Scientific background of siDNA
Cancer treatment mainly consists of surgery wherever possible, chemotherapy and radiotherapy. Combined radio- and chemotherapies can increase the likelihood of success but are limited by their cumulative side effects. Molecular therapies for cancer treatment have emerged in the last decade, such as: monoclonal antibodies targeting the cell membrane receptors, inhibitors of tyrosine kinase receptor or other kinases involved in signal transduction involved in cell proliferation, pro-apoptotic and immunostimulating agents, etc. As cytostatic agents, their monotherapy regimen is rarely of sufficient clinical benefit. Synergistic outcomes are often obtained by their combination with chemo- or radiotherapy.
Most traditional cancer treatments are cytotoxic, and directly or indirectly cause DNA damages in the treated cells, which ultimately lead to their death. Their therapeutic action targets on the proliferating feature of tumor cells. However, several intrinsic and acquired resistances of tumor to these treatments are, at least in part, due to the tumor cells’ efficient DNA repair activities.
Instead of targeting a key gene/protein whatever its biological importance and clinical relevance, the innovative molecular therapy must deal with one or several key pathways as a global target, in conjunction with conventional therapies, so as to reach the most efficient cancer treatment.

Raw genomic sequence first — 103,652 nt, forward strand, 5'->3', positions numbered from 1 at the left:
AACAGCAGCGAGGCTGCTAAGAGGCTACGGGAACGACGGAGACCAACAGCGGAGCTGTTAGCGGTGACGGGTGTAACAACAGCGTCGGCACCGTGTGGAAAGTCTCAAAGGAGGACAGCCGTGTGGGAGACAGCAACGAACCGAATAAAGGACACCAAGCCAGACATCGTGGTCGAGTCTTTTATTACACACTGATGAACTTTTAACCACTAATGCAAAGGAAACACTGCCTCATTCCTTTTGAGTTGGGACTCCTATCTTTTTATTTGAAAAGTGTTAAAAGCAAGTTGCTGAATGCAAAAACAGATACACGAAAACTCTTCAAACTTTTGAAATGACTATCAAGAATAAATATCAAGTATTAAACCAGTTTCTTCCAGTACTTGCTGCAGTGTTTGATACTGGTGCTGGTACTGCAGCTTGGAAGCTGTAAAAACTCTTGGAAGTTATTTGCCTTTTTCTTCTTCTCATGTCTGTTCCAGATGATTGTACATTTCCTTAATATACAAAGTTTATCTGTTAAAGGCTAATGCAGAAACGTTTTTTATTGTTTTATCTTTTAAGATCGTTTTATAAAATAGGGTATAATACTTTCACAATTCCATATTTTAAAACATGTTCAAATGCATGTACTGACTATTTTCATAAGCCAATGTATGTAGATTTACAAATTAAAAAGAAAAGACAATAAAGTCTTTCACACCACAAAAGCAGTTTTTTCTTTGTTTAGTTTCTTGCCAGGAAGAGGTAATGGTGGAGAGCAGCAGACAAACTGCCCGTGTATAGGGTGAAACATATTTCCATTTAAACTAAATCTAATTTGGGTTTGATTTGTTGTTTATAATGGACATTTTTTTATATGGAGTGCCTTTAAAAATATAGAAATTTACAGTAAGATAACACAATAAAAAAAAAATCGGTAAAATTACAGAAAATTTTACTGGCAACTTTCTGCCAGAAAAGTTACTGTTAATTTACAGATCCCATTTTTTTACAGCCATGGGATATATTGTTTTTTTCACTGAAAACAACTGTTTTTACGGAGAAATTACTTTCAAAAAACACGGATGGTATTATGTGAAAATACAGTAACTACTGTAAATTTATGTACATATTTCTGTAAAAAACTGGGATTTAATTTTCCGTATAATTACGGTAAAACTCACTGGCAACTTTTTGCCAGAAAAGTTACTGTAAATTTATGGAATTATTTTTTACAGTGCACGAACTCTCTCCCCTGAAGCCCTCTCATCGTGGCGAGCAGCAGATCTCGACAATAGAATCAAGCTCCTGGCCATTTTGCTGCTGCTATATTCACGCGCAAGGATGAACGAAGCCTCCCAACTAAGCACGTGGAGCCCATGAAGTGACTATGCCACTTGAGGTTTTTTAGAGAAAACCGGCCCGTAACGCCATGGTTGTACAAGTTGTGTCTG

siDNA concept & technology: rationale
siDNA (signal interfering DNA) technology is a paradigm-shift, different to all existing molecular therapies. It was conceived to target globally DNA lesions sensing, signaling and repair pathways in order to disable cancers’ defense to existing treatments. The siDNA, applied to the DSB repair processes, named Dbait (which stands for DSB bait). It consists of introducing short modified DNA molecules mimicking double strand breaks (DSB) into cells that up till then could efficiently repair DSB and thus survive. Antitumor efficacy of Dbait in association with radiotherapy (RT) or chemotherapy (CT) is explained by the fact that Dbait molecules trap the initial DSB sensing complexes, jam downstream repair signaling, disorganize subsequently all DSB repair systems (both Non Homologous End Joining and Homologous Recombination pathways), and finally inhibit DSB repair (please refer to the Publication section for more details). Ultimately, the cancer cells can no more escape their death.
This paradigm-shift siDNA concept has two key differences to the previous molecular therapy:
it doesn’t target to a specific gene/protein, but to a multi-gene/protein complex;
it doesn’t inhibit a specific gene/protein, but it jams relevant cascade of signal pathway.
It is the most recent breakthrough, based on a unique pathway-targeted/ mechanism-oriented approach. As such, siDNA technology exploits a new field beyond gene/protein-targeting approaches, and opens the era of supra-molecular therapy.